The following is the account of a brief interview by Zoom with Pastor Peter Mihalchiuk, SGA Regional Director, Moldova, about the severe challenges faced by believers and churches there, and the ways in which God has been working to bring blessing in circumstances of need, pain, and sadness.
The past year has been extremely difficult in Moldova. Tell us about the situation generally in the country.
The country was already suffering the effects of a failed harvest due to drought last year when the pandemic began so things were already difficult. The health care system in the country was entirely unprepared for the Covid-19 pandemic.
There was no access to or availability of PPE, and the quality of medicines, specifically antibiotics, was not good. Moldova’s statistics are some of the worst in E Europe, yet it is likely that there are many more cases which have not been reported.
Only the hospitals in the two main cities of Chisinau and Balti have the facilities to care properly for Covid patients. There are big differences between the cities and the villages. In the outlying regions hospital care is inferior and often inadequate, so the effects of the pandemic were severe.
How have the churches been affected? What difficulties and problems have they faced?
The most obvious difficulty was the inability to meet and have fellowship. Those in isolated communities were particularly affected by this, for often there is poor internet and telephone signal, sometimes none at all, and so believers were not able to communicate even virtually.
It was a time of anxiety and a challenging time. Where internet service was good, evangelists and preachers had to adapt, and learn how best to use Zoom and internet communication platforms, and believers had to adjust to ‘on-line’ services which were totally new to many.
The preachers and evangelists kept visiting and reaching out to the many who could not keep in touch, but despite taking whatever precautions they could, this made them more susceptible to infection, and sadly a large number of them became ill – some estimated that up to 70% were infected – including some past students of the SGA Mission School. Sadly, several died.
How have the churches responded to the problems and challenges of this period?
At first there was some confusion, with leaders and people not really knowing what to do and how to cope, but in many situations they adapted well, and became familiar with the use of social media for worship and fellowship purposes. On-line services, live-streaming, and Zoom were so valuable, and believers discovered and used other ways of communicating and interacting. Some set up group chats on Messenger as a kind of a ‘small group’ ministry.
However it was acknowledged that these were a poor substitute for face-to-face fellowship. In some locations believers continued to meet in very small groups for fellowship and encouragement.
SGA’s financial and practical support for leaders was invaluable, as was the continuing practical aid ministry to widows and other poor and vulnerable groups. Special services were arranged where the Gospel was presented, and food packages were distributed to the most needy.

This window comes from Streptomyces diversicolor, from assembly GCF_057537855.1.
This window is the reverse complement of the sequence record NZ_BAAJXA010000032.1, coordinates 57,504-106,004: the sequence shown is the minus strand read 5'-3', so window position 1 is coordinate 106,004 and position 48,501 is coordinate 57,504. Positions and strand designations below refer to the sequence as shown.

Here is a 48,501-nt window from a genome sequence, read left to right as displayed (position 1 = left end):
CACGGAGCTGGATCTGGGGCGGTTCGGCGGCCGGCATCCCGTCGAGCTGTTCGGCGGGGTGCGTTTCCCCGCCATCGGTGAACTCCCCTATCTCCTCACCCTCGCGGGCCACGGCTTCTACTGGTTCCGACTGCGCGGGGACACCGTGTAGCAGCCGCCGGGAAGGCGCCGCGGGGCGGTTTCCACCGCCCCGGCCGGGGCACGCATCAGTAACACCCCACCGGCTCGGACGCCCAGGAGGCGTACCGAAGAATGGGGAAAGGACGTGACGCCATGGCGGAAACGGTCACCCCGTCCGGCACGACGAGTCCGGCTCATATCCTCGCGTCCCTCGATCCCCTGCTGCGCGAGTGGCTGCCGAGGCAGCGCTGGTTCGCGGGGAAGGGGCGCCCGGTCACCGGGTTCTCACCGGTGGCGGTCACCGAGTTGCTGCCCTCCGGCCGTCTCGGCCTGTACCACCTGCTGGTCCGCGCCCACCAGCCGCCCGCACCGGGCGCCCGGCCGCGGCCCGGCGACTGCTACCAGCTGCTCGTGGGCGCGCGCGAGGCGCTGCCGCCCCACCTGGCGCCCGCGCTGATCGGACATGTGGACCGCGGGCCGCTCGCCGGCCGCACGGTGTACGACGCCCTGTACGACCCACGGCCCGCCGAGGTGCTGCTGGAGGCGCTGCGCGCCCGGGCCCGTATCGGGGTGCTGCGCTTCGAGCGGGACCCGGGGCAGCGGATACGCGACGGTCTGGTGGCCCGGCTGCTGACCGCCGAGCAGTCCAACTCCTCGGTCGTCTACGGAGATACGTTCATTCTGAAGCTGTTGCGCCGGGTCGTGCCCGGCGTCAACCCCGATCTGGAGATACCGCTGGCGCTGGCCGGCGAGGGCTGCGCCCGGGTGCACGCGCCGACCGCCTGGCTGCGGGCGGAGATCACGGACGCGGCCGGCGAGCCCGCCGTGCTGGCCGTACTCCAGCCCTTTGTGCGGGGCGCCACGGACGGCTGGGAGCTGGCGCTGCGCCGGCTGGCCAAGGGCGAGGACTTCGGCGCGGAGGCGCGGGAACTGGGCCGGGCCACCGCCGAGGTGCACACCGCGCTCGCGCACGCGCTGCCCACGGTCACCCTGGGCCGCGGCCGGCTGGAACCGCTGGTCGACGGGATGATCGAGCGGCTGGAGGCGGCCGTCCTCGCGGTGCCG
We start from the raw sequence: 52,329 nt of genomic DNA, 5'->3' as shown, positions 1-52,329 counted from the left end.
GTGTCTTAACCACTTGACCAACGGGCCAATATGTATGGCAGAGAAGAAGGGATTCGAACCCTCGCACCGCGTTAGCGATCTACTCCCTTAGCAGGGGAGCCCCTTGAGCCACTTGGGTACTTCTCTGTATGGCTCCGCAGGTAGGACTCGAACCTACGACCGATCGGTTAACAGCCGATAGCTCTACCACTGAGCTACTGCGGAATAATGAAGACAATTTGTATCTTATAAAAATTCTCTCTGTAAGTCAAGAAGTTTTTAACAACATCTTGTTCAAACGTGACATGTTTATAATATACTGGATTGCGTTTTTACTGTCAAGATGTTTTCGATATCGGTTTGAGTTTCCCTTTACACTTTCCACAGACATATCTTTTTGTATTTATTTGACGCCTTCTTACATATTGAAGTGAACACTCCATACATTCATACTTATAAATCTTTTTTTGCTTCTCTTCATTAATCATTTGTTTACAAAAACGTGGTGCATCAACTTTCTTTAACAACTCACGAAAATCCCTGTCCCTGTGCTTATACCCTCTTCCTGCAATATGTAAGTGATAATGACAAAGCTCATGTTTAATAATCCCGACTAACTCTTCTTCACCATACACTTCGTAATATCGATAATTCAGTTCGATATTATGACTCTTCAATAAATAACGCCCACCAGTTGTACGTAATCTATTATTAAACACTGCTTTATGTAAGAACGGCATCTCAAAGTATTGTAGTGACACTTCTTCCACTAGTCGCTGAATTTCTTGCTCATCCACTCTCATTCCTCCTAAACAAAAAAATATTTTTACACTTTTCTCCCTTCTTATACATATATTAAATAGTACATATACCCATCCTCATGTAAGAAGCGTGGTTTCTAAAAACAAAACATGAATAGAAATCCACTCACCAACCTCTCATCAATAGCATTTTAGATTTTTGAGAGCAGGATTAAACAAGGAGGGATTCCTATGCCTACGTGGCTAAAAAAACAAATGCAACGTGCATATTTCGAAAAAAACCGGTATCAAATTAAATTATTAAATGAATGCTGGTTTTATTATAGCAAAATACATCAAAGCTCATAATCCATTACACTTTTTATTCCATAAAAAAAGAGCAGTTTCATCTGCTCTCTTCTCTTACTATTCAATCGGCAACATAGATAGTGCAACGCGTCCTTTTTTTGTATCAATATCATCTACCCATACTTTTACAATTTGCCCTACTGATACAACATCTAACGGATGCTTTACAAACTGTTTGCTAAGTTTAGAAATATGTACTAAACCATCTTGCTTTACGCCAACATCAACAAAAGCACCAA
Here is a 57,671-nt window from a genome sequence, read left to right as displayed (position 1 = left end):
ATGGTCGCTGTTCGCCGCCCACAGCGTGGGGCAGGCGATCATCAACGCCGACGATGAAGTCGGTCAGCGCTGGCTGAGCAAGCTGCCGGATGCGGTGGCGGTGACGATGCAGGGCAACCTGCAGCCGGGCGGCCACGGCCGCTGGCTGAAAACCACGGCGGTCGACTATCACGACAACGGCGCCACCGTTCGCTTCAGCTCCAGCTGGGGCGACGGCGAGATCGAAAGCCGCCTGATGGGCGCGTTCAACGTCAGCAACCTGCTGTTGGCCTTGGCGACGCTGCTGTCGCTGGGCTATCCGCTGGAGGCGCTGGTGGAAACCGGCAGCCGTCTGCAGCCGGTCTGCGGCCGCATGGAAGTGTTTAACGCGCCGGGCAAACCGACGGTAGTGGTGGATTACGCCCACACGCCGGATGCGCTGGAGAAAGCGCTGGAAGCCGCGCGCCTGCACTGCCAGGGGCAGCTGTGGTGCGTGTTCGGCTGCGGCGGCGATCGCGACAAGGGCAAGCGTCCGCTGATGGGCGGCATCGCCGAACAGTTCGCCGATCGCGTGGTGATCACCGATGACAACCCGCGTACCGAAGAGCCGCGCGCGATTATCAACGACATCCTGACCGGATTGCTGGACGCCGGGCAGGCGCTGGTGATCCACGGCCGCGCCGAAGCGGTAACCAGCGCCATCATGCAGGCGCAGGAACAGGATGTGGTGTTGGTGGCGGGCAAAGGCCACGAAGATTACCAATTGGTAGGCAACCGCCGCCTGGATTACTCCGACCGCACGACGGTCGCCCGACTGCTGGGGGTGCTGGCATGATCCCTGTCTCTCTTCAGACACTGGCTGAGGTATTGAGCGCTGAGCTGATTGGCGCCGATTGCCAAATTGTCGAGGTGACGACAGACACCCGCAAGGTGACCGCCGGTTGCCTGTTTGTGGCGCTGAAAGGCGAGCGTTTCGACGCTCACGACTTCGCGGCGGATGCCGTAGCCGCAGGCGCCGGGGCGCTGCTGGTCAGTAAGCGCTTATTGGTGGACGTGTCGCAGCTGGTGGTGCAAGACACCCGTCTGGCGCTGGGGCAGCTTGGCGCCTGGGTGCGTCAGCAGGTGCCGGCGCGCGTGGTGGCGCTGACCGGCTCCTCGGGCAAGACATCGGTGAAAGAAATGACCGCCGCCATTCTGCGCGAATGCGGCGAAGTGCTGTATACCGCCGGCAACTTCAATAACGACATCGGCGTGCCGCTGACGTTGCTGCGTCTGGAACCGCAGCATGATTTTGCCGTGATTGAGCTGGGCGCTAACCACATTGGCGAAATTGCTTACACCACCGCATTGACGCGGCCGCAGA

The medical ministry team continued its precious ministry to body and soul, backed by the prayerful intercession and financial support of SGA supporters and others. It is to God’s glory that practical aid, especially to widows, could be significantly increased during the Covid period and not cut back.
Have people been impacted by the Gospel during this unusual and difficult time?
Yes, many have been troubled, and the opportunities to share the Gospel have been taken and they have proved very fruitful. In the early days of the pandemic in particular, there was widespread fear, and the thoughts of many turned to God. There was little hope of protection and deliverance from the virus on a human level, and many turned to prayer.
Many, who would not normally attend services also listened to the preaching of God’s Word on-line. In homes where there was only one believer, he or she was often joined by other family members to listen on-line, with the result that family members were brought to repentance. Praise God the Gospel has conquered many in the difficult pandemic times.
What challenges have you faced in keeping the Mission School programme going? What has been happening to keep the students in training?
A most encouraging development has been the involvement of local teachers in carrying on the teaching and training ministry. In the absence of SGA staff members, whose visits were usually of a two-week duration, the format of the school sessions was changed to fit lessons into two consecutive long weekends. This allowed local pastors to take on the teaching load.
Some sessions had to be cancelled, but whenever there was freedom to do so, the Mission School sessions continued. Another development has been in the curriculum, with the inclusion of several new subjects considered useful by the local church leaders.
In all of this we see God’s providential hand, strengthening the local base for the training of future Christian workers.